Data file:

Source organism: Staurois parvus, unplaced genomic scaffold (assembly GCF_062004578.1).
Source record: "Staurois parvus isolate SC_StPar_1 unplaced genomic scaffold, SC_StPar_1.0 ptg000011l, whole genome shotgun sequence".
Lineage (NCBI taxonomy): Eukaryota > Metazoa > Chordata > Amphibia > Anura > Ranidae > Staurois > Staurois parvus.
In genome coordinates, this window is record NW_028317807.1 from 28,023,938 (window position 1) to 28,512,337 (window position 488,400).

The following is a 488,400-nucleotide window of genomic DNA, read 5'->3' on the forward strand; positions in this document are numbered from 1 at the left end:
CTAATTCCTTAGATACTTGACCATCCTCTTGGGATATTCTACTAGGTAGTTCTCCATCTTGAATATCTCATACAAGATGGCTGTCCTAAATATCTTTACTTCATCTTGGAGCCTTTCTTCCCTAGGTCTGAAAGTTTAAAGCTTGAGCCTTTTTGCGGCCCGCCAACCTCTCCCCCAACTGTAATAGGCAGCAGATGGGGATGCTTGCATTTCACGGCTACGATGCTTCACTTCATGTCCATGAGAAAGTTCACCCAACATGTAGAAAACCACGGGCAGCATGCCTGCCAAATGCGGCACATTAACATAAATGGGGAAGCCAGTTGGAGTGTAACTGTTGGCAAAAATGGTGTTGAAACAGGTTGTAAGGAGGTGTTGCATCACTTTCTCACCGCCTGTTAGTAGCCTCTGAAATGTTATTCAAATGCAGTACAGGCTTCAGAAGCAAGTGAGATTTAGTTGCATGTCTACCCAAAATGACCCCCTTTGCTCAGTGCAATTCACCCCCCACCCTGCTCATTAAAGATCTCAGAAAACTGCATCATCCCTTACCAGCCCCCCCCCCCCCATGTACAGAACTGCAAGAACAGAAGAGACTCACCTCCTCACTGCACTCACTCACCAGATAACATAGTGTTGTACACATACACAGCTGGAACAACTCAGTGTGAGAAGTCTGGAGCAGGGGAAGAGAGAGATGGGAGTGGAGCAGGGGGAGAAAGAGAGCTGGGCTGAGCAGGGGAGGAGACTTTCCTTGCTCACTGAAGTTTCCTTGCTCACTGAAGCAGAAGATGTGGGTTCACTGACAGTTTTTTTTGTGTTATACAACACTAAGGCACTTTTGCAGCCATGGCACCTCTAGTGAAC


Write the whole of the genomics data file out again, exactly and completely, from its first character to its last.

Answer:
Source organism: Staurois parvus, unplaced genomic scaffold (assembly GCF_062004578.1).
Source record: "Staurois parvus isolate SC_StPar_1 unplaced genomic scaffold, SC_StPar_1.0 ptg000011l, whole genome shotgun sequence".
Lineage (NCBI taxonomy): Eukaryota > Metazoa > Chordata > Amphibia > Anura > Ranidae > Staurois > Staurois parvus.
In genome coordinates, this window is record NW_028317807.1 from 28,023,938 (window position 1) to 28,512,337 (window position 488,400).

The following is a 488,400-nucleotide window of genomic DNA, read 5'->3' on the forward strand; positions in this document are numbered from 1 at the left end:
CTAATTCCTTAGATACTTGACCATCCTCTTGGGATATTCTACTAGGTAGTTCTCCATCTTGAATATCTCATACAAGATGGCTGTCCTAAATATCTTTACTTCATCTTGGAGCCTTTCTTCCCTAGGTCTGAAAGTTTAAAGCTTGAGCCTTTTTGCGGCCCGCCAACCTCTCCCCCAACTGTAATAGGCAGCAGATGGGGATGCTTGCATTTCACGGCTACGATGCTTCACTTCATGTCCATGAGAAAGTTCACCCAACATGTAGAAAACCACGGGCAGCATGCCTGCCAAATGCGGCACATTAACATAAATGGGGAAGCCAGTTGGAGTGTAACTGTTGGCAAAAATGGTGTTGAAACAGGTTGTAAGGAGGTGTTGCATCACTTTCTCACCGCCTGTTAGTAGCCTCTGAAATGTTATTCAAATGCAGTACAGGCTTCAGAAGCAAGTGAGATTTAGTTGCATGTCTACCCAAAATGACCCCCTTTGCTCAGTGCAATTCACCCCCCACCCTGCTCATTAAAGATCTCAGAAAACTGCATCATCCCTTACCAGCCCCCCCCCCCCCATGTACAGAACTGCAAGAACAGAAGAGACTCACCTCCTCACTGCACTCACTCACCAGATAACATAGTGTTGTACACATACACAGCTGGAACAACTCAGTGTGAGAAGTCTGGAGCAGGGGAAGAGAGAGATGGGAGTGGAGCAGGGGGAGAAAGAGAGCTGGGCTGAGCAGGGGAGGAGACTTTCCTTGCTCACTGAAGTTTCCTTGCTCACTGAAGCAGAAGATGTGGGTTCACTGACAGTTTTTTTTGTGTTATACAACACTAAGGCACTTTTGCAGCCATGGCACCTCTAGTGAAC